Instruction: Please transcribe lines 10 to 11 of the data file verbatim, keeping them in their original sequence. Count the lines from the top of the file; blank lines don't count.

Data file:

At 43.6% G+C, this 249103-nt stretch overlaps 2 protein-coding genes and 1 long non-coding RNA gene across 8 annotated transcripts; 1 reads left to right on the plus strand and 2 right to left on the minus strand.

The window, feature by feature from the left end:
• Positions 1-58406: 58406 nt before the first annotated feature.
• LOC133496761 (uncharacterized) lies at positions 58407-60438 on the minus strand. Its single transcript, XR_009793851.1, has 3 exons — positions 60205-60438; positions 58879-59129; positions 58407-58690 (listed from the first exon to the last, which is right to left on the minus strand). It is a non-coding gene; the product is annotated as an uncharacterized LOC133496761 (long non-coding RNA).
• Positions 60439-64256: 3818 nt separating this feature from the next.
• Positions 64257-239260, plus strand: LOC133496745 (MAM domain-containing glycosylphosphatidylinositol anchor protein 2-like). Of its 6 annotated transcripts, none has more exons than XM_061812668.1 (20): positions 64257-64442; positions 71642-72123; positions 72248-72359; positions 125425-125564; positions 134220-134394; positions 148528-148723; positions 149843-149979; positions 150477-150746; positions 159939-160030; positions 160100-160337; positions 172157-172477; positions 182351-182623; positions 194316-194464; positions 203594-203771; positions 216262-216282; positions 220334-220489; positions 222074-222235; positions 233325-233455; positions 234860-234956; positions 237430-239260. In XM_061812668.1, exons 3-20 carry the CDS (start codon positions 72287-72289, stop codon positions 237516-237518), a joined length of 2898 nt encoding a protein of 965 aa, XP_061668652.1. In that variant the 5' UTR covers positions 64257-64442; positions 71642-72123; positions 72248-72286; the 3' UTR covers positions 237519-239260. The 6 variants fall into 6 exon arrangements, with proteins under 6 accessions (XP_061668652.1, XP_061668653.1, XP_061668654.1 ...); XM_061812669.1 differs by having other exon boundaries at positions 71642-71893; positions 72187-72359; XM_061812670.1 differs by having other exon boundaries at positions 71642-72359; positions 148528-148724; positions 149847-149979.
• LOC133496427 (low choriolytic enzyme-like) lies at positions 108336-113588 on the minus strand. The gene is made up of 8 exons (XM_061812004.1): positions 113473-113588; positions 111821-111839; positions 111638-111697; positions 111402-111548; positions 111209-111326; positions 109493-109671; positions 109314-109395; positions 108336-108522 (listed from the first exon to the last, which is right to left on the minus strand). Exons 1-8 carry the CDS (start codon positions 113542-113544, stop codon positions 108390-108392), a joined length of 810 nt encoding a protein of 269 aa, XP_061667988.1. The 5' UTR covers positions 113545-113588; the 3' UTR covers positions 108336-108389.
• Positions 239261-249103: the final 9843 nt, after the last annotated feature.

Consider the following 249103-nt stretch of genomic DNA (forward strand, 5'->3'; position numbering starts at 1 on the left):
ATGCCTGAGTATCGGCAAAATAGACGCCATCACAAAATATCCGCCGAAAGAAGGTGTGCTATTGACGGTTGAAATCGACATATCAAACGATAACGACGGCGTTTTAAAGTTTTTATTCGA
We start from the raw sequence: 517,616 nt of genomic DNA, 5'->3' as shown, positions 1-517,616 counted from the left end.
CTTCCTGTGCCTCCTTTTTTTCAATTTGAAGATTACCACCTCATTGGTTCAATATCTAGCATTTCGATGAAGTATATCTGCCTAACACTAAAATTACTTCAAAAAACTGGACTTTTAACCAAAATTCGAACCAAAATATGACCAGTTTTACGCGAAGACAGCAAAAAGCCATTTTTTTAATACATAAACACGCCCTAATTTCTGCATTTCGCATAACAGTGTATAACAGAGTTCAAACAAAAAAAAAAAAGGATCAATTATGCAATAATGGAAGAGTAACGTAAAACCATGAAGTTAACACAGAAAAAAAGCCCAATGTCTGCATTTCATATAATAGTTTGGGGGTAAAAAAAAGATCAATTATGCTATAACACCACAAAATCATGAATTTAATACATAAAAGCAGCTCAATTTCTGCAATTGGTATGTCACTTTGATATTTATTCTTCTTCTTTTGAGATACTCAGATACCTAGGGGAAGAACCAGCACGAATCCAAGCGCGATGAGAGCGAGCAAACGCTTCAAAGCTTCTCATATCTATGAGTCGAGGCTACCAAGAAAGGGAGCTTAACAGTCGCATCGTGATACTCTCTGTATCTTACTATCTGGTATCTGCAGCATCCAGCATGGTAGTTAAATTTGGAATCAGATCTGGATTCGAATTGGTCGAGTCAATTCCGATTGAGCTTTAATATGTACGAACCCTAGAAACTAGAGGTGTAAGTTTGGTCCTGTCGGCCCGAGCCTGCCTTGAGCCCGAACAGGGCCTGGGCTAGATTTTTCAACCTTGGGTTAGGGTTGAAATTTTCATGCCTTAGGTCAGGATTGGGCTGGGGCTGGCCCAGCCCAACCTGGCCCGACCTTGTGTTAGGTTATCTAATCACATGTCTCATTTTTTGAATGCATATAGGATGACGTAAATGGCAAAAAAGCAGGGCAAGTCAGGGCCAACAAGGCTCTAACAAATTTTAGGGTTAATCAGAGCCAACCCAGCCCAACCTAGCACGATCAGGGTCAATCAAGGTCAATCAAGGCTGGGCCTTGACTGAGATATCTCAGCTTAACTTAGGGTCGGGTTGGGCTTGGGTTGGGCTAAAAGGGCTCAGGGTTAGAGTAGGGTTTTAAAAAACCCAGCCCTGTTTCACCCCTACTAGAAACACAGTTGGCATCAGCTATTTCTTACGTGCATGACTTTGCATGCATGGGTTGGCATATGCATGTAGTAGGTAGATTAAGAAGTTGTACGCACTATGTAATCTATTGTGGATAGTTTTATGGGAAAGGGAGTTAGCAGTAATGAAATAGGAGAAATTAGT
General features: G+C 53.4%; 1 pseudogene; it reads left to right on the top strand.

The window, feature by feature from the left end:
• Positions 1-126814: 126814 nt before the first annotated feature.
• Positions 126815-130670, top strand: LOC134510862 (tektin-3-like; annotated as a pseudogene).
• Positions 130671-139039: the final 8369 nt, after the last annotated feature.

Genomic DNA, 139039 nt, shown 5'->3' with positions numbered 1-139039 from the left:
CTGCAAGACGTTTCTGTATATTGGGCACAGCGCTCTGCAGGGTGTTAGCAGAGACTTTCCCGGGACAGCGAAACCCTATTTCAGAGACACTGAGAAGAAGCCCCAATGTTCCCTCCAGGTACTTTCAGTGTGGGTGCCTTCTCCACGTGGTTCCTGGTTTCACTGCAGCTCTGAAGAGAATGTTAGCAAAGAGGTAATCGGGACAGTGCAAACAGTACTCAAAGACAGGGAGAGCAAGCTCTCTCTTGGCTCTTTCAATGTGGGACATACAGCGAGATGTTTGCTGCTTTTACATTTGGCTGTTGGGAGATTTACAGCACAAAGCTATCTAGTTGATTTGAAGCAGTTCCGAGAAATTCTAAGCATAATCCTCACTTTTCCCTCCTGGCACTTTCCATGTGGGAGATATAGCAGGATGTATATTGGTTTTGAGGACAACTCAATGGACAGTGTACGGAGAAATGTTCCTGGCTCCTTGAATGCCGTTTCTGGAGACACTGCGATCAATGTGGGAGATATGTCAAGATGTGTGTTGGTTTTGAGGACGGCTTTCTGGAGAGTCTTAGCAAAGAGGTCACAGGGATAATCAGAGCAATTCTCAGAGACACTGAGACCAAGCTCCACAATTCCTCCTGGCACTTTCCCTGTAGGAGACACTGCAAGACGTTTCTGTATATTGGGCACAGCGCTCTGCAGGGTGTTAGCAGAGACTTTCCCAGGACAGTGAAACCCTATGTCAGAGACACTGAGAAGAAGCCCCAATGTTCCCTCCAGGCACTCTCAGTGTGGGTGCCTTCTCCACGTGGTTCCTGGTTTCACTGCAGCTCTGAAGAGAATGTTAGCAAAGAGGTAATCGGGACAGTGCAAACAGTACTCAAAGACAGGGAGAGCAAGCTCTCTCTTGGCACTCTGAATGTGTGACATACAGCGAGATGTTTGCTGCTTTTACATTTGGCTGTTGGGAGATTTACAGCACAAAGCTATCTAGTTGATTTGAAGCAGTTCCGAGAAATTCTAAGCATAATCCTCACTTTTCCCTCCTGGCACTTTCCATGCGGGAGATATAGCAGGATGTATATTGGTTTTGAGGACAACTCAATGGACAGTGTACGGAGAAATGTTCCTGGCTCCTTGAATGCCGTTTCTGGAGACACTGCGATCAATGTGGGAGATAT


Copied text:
ATGCCTGAGTATCGGCAAAATAGACGCCATCACAAAATATCCGCCGAAAGAAGGTGTGCTATTGACGGTTGAAATCGACATATCAAACGATAACGACGGCGTTTTAAAGTTTTTATTCGA
We start from the raw sequence: 517,616 nt of genomic DNA, 5'->3' as shown, positions 1-517,616 counted from the left end.